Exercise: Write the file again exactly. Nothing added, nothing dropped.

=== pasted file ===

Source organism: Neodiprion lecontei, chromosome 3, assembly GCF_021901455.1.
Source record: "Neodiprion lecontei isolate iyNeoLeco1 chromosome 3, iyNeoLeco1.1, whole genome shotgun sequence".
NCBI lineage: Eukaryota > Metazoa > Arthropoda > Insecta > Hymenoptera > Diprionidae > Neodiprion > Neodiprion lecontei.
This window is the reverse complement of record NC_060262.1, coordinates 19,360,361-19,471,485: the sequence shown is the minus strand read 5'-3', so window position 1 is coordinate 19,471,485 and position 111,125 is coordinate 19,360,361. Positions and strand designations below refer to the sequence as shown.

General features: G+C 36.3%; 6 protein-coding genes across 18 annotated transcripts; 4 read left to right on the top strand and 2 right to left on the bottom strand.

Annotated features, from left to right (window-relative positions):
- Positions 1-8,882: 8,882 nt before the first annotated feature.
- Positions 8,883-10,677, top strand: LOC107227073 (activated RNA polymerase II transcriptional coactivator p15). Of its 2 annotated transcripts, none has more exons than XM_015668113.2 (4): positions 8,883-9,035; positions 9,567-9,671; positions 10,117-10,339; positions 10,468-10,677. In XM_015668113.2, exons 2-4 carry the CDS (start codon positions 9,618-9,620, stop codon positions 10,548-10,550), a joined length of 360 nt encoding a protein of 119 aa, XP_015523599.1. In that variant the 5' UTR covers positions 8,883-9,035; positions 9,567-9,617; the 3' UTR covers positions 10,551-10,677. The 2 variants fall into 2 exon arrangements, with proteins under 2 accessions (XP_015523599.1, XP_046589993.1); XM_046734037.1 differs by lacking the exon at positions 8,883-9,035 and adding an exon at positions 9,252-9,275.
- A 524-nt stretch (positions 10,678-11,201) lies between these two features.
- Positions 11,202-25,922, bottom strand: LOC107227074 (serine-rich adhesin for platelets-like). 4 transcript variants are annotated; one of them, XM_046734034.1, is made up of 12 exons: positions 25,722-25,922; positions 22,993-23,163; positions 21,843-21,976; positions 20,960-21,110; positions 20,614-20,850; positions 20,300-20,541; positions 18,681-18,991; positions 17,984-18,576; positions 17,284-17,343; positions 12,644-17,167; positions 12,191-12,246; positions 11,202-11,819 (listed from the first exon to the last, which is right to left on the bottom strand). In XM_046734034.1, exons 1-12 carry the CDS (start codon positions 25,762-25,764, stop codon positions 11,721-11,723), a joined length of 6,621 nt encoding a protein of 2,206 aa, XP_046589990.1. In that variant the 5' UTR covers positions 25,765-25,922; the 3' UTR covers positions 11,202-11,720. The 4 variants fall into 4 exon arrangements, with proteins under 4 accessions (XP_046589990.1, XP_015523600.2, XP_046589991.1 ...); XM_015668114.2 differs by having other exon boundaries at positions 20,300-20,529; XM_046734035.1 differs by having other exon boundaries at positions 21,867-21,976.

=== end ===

Source organism: Neodiprion lecontei, chromosome 3, assembly GCF_021901455.1.
Source record: "Neodiprion lecontei isolate iyNeoLeco1 chromosome 3, iyNeoLeco1.1, whole genome shotgun sequence".
NCBI lineage: Eukaryota > Metazoa > Arthropoda > Insecta > Hymenoptera > Diprionidae > Neodiprion > Neodiprion lecontei.
This window is the reverse complement of record NC_060262.1, coordinates 19,360,361-19,471,485: the sequence shown is the minus strand read 5'-3', so window position 1 is coordinate 19,471,485 and position 111,125 is coordinate 19,360,361. Positions and strand designations below refer to the sequence as shown.

General features: G+C 36.3%; 6 protein-coding genes across 18 annotated transcripts; 4 read left to right on the top strand and 2 right to left on the bottom strand.

Annotated features, from left to right (window-relative positions):
- Positions 1-8,882: 8,882 nt before the first annotated feature.
- Positions 8,883-10,677, top strand: LOC107227073 (activated RNA polymerase II transcriptional coactivator p15). Of its 2 annotated transcripts, none has more exons than XM_015668113.2 (4): positions 8,883-9,035; positions 9,567-9,671; positions 10,117-10,339; positions 10,468-10,677. In XM_015668113.2, exons 2-4 carry the CDS (start codon positions 9,618-9,620, stop codon positions 10,548-10,550), a joined length of 360 nt encoding a protein of 119 aa, XP_015523599.1. In that variant the 5' UTR covers positions 8,883-9,035; positions 9,567-9,617; the 3' UTR covers positions 10,551-10,677. The 2 variants fall into 2 exon arrangements, with proteins under 2 accessions (XP_015523599.1, XP_046589993.1); XM_046734037.1 differs by lacking the exon at positions 8,883-9,035 and adding an exon at positions 9,252-9,275.
- A 524-nt stretch (positions 10,678-11,201) lies between these two features.
- Positions 11,202-25,922, bottom strand: LOC107227074 (serine-rich adhesin for platelets-like). 4 transcript variants are annotated; one of them, XM_046734034.1, is made up of 12 exons: positions 25,722-25,922; positions 22,993-23,163; positions 21,843-21,976; positions 20,960-21,110; positions 20,614-20,850; positions 20,300-20,541; positions 18,681-18,991; positions 17,984-18,576; positions 17,284-17,343; positions 12,644-17,167; positions 12,191-12,246; positions 11,202-11,819 (listed from the first exon to the last, which is right to left on the bottom strand). In XM_046734034.1, exons 1-12 carry the CDS (start codon positions 25,762-25,764, stop codon positions 11,721-11,723), a joined length of 6,621 nt encoding a protein of 2,206 aa, XP_046589990.1. In that variant the 5' UTR covers positions 25,765-25,922; the 3' UTR covers positions 11,202-11,720. The 4 variants fall into 4 exon arrangements, with proteins under 4 accessions (XP_046589990.1, XP_015523600.2, XP_046589991.1 ...); XM_015668114.2 differs by having other exon boundaries at positions 20,300-20,529; XM_046734035.1 differs by having other exon boundaries at positions 21,867-21,976.